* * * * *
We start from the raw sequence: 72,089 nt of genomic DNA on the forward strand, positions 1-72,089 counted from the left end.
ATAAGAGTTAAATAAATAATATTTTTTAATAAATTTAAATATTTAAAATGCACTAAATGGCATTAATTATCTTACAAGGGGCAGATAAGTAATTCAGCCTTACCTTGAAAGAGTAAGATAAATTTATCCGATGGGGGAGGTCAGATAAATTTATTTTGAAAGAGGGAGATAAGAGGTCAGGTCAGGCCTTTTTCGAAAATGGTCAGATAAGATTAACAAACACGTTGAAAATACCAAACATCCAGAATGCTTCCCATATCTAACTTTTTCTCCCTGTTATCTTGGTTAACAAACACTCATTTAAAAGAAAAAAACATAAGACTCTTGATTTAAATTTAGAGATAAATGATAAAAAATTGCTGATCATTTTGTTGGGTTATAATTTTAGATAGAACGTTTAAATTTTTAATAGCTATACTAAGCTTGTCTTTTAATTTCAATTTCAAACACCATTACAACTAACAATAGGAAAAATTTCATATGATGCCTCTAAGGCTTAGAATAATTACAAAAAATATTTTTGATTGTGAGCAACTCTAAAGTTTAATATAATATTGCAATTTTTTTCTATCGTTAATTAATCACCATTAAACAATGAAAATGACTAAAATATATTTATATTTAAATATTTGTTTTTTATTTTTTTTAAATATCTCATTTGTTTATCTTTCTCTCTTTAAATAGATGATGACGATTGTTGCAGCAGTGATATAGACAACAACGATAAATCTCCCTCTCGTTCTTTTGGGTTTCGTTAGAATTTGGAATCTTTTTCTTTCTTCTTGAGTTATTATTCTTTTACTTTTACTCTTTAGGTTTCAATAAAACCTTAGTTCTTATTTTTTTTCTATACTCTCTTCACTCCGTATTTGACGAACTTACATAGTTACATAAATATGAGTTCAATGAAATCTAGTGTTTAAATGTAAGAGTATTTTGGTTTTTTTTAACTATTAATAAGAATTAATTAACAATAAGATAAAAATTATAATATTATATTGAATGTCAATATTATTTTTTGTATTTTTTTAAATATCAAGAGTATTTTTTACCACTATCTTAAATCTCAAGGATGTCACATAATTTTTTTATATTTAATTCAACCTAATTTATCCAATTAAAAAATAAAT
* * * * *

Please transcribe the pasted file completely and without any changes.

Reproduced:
We start from the raw sequence: 72,089 nt of genomic DNA on the forward strand, positions 1-72,089 counted from the left end.
ATAAGAGTTAAATAAATAATATTTTTTAATAAATTTAAATATTTAAAATGCACTAAATGGCATTAATTATCTTACAAGGGGCAGATAAGTAATTCAGCCTTACCTTGAAAGAGTAAGATAAATTTATCCGATGGGGGAGGTCAGATAAATTTATTTTGAAAGAGGGAGATAAGAGGTCAGGTCAGGCCTTTTTCGAAAATGGTCAGATAAGATTAACAAACACGTTGAAAATACCAAACATCCAGAATGCTTCCCATATCTAACTTTTTCTCCCTGTTATCTTGGTTAACAAACACTCATTTAAAAGAAAAAAACATAAGACTCTTGATTTAAATTTAGAGATAAATGATAAAAAATTGCTGATCATTTTGTTGGGTTATAATTTTAGATAGAACGTTTAAATTTTTAATAGCTATACTAAGCTTGTCTTTTAATTTCAATTTCAAACACCATTACAACTAACAATAGGAAAAATTTCATATGATGCCTCTAAGGCTTAGAATAATTACAAAAAATATTTTTGATTGTGAGCAACTCTAAAGTTTAATATAATATTGCAATTTTTTTCTATCGTTAATTAATCACCATTAAACAATGAAAATGACTAAAATATATTTATATTTAAATATTTGTTTTTTATTTTTTTTAAATATCTCATTTGTTTATCTTTCTCTCTTTAAATAGATGATGACGATTGTTGCAGCAGTGATATAGACAACAACGATAAATCTCCCTCTCGTTCTTTTGGGTTTCGTTAGAATTTGGAATCTTTTTCTTTCTTCTTGAGTTATTATTCTTTTACTTTTACTCTTTAGGTTTCAATAAAACCTTAGTTCTTATTTTTTTTCTATACTCTCTTCACTCCGTATTTGACGAACTTACATAGTTACATAAATATGAGTTCAATGAAATCTAGTGTTTAAATGTAAGAGTATTTTGGTTTTTTTTAACTATTAATAAGAATTAATTAACAATAAGATAAAAATTATAATATTATATTGAATGTCAATATTATTTTTTGTATTTTTTTAAATATCAAGAGTATTTTTTACCACTATCTTAAATCTCAAGGATGTCACATAATTTTTTTATATTTAATTCAACCTAATTTATCCAATTAAAAAATAAAT